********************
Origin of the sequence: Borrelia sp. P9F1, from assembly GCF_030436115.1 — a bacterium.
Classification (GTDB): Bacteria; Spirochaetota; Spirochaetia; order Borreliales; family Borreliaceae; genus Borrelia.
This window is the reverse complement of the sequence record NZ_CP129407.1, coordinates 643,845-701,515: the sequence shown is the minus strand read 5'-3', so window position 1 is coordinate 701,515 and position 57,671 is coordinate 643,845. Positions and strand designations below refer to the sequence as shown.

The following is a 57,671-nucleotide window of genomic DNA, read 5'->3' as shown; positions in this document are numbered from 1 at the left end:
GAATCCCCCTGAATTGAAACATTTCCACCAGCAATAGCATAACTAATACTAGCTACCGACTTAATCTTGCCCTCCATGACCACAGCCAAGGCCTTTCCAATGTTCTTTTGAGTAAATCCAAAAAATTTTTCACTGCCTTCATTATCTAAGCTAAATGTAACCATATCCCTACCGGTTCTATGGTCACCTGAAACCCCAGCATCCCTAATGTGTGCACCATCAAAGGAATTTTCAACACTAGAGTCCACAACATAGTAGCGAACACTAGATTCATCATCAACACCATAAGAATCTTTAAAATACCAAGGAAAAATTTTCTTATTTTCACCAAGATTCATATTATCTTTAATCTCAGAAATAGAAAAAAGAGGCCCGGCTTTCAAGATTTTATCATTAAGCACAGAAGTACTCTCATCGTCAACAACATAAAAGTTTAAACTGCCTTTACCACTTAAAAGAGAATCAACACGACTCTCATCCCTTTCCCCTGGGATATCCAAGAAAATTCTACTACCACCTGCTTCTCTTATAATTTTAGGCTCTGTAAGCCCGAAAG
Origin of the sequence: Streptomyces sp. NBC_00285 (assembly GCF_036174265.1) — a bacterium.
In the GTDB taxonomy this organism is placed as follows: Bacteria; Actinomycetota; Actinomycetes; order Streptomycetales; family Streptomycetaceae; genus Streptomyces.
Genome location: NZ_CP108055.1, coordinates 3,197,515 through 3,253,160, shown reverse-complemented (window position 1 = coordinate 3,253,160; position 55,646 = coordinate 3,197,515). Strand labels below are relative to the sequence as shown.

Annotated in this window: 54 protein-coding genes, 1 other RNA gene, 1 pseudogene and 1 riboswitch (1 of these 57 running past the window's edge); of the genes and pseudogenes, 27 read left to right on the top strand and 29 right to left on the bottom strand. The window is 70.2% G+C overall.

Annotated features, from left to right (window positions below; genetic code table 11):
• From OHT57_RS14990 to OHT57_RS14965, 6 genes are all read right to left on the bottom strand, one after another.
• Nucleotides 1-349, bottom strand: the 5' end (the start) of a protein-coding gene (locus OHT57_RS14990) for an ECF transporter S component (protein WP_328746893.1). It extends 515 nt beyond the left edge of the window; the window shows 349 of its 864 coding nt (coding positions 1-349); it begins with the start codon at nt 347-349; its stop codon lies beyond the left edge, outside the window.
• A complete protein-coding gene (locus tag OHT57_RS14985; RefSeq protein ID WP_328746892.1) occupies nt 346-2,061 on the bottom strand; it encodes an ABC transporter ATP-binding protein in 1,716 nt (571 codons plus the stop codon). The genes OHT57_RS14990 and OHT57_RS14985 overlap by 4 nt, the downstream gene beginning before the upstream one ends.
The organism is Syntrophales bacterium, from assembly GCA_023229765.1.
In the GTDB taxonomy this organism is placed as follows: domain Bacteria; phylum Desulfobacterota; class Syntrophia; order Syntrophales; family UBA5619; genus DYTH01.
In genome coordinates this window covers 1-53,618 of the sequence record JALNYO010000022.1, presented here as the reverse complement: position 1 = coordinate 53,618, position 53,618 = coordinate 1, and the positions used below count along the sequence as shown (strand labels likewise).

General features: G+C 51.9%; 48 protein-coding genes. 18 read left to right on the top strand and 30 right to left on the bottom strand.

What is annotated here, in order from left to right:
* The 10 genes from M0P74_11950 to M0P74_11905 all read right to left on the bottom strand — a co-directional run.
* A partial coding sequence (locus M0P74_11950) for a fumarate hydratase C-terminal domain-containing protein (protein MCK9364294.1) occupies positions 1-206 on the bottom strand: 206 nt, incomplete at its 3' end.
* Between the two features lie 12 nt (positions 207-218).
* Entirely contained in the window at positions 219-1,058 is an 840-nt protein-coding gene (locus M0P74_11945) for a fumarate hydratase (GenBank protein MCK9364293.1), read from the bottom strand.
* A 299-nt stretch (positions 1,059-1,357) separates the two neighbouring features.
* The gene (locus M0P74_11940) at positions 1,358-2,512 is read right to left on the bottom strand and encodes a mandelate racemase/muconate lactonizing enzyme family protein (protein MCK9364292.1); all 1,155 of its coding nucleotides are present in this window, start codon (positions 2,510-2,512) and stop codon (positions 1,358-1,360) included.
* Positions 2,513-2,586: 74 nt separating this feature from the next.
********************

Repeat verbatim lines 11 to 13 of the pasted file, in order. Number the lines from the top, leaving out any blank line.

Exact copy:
• From OHT57_RS14990 to OHT57_RS14965, 6 genes are all read right to left on the bottom strand, one after another.
• Nucleotides 1-349, bottom strand: the 5' end (the start) of a protein-coding gene (locus OHT57_RS14990) for an ECF transporter S component (protein WP_328746893.1). It extends 515 nt beyond the left edge of the window; the window shows 349 of its 864 coding nt (coding positions 1-349); it begins with the start codon at nt 347-349; its stop codon lies beyond the left edge, outside the window.
• A complete protein-coding gene (locus tag OHT57_RS14985; RefSeq protein ID WP_328746892.1) occupies nt 346-2,061 on the bottom strand; it encodes an ABC transporter ATP-binding protein in 1,716 nt (571 codons plus the stop codon). The genes OHT57_RS14990 and OHT57_RS14985 overlap by 4 nt, the downstream gene beginning before the upstream one ends.